Recession: US economy will ‘narrowly survive’ recession in 2022 and 2023: IMF

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US economy Likely to slow down in 2022 and 2023, but will “avoid a recession” federal Reserve The International Monetary Fund said it implements its rate-tightening plan to curb inflation.

“The policy priority now should be to rapidly slow down wage and price increases without the onset of a recession” International Monetary Fund said in a statement on Friday. “This will be a difficult task,” as global supply shortages and domestic labor shortages are likely to persist, and the war in Ukraine creates additional uncertainty, it said.

Managing director Kristalina Georgieva told reporters after issuing a closing statement on her article, saying the Fed’s plan to quickly get its benchmark rate down from 3.5% to 4% should “tighten financial conditions that allow inflation to quickly hit the target.” Will bring it back.” IV. IMF’s assessment of economic and financial development of countries after consultations, meetings with parliamentarians and public officials.

Georgieva said based on the policy path outlined at the June Federal Open Market Committee meeting and the expected reduction in the fiscal deficit, the IMF expects the US economy to slow down. The fund has “just ended a very fruitful set of discussions” with Treasury Secretary Janet Yellen and Fed Chair Jerome Powellhe said.

“We know there is a narrow way out” recession In America,” Georgieva said. “We also have to recognize the uncertainty of the current situation.”

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Georgieva said at a Friday press conference that there are “very significant” downside risks this year, and especially in 2023.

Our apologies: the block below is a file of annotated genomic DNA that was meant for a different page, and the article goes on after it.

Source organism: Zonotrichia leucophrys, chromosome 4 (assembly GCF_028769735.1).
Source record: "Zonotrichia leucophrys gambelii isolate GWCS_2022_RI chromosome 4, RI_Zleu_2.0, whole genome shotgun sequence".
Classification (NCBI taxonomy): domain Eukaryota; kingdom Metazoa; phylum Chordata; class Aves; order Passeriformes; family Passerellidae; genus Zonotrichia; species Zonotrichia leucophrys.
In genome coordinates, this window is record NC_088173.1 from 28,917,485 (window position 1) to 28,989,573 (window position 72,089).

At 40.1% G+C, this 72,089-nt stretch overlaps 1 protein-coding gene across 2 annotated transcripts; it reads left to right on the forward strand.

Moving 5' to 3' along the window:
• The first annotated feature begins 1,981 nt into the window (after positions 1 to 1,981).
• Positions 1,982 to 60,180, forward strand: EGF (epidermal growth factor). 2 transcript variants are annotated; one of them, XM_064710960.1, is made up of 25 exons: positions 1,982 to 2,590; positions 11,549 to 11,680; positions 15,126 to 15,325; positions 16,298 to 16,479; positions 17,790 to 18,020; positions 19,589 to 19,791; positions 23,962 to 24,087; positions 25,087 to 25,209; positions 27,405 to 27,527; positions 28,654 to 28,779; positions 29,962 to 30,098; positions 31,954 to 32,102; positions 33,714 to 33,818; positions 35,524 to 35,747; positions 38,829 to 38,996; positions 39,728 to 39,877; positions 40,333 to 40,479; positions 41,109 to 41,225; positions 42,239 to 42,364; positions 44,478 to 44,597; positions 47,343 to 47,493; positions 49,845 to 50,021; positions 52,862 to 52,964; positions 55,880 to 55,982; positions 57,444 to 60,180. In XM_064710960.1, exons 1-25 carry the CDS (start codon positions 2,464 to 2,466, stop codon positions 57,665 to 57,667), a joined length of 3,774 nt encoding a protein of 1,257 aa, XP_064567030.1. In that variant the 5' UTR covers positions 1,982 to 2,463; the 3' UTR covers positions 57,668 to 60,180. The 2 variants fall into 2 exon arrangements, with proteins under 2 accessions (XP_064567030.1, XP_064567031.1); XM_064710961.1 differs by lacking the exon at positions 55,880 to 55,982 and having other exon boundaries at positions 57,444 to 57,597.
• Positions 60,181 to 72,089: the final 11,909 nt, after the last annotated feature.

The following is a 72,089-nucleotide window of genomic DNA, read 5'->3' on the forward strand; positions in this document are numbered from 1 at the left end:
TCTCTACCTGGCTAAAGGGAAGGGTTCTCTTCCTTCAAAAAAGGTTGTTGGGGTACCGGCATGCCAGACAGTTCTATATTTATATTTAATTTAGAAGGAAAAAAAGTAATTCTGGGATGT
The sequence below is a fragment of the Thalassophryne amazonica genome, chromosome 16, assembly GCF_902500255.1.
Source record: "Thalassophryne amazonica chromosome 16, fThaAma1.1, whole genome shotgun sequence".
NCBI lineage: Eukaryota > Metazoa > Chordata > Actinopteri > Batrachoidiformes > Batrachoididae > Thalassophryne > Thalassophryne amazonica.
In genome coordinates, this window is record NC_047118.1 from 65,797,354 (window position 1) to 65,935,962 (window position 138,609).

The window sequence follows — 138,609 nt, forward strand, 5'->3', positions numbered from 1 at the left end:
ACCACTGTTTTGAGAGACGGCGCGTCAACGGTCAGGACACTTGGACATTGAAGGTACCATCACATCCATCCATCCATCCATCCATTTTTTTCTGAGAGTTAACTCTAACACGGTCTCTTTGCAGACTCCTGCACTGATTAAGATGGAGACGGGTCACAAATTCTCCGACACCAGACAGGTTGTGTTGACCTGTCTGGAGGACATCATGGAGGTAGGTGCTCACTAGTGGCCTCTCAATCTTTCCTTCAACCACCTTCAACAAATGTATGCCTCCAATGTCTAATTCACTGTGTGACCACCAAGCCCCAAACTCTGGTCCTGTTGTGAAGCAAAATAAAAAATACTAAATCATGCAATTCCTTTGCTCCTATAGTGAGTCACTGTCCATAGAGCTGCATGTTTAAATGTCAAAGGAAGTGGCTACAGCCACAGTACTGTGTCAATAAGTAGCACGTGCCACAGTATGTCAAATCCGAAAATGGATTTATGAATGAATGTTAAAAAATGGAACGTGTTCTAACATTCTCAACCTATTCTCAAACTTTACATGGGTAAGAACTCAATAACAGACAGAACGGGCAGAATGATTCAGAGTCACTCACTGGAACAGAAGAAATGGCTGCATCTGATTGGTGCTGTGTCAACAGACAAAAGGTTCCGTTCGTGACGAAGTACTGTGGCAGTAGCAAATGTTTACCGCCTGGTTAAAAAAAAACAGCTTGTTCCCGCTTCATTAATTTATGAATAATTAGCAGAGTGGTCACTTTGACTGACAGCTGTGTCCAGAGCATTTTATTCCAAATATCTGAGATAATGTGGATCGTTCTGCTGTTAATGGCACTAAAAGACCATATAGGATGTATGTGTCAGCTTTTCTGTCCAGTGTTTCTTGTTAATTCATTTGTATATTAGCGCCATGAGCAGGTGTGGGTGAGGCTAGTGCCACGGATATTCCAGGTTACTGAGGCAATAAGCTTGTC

Nigel Chalk, deputy director of the IMF’s Department of the Western Hemisphere, said that if a recession does eventually occur, it will be relatively short.

Policymakers raised interest rates by 75 basis points last week – the biggest move since 1994 – and Powell indicated that another increase of the same magnitude or 50 basis points was on the table for July.

The Fed chief and his allies have aggressively pivoted to fight the highest inflation in 40 years amid criticism that they left monetary policy too easing for too long as the economy recovers from Covid-19. They have increased rates by 1.5 per cent this year and officials project a cumulative tightening of around 1.75 points in 2022.

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Since Russia’s invasion of Ukraine in February, global oil prices have risen dramatically, fueling inflation, fueled by supply-chain disruptions related to the pandemic and, especially in the US, the fiscal deficit of COVID-19. was impressed by the response.

At the press conference, Georgieva said the IMF sees the need for a policy that could prevent further pressure on oil prices, something she discussed with Yellen this week.

Noting that US price pressures are now broad-based and go well beyond increases in energy and food prices, Georgieva said Yellen and Powell “left no doubt” as to their commitment to bringing inflation back.

One suggestion from the IMF to ease inflationary pressures is for the Biden administration to roll back tariffs it imposed on steel, aluminum and a range of Chinese goods over the past five years. President Joe BidenThe U.S.’s trade chief, Catherine Tai, has previously said that tariffs on more than $300 billion in annual US imports of Chinese products provide significant benefits and are useful from a negotiating standpoint.

The IMF supports the Biden administration’s so-called build-back-better agenda, saying it will help address supply-side barriers, improve safety nets, support labor force participation, and encourage investment and innovation. will help.

“The failure to pass the package in Congress “represents a missed opportunity,” Georgieva said.

“The administration must continue to pursue changes in tax, spending and immigration policy, which will help create jobs, increase supplies and support the poor,” he said.

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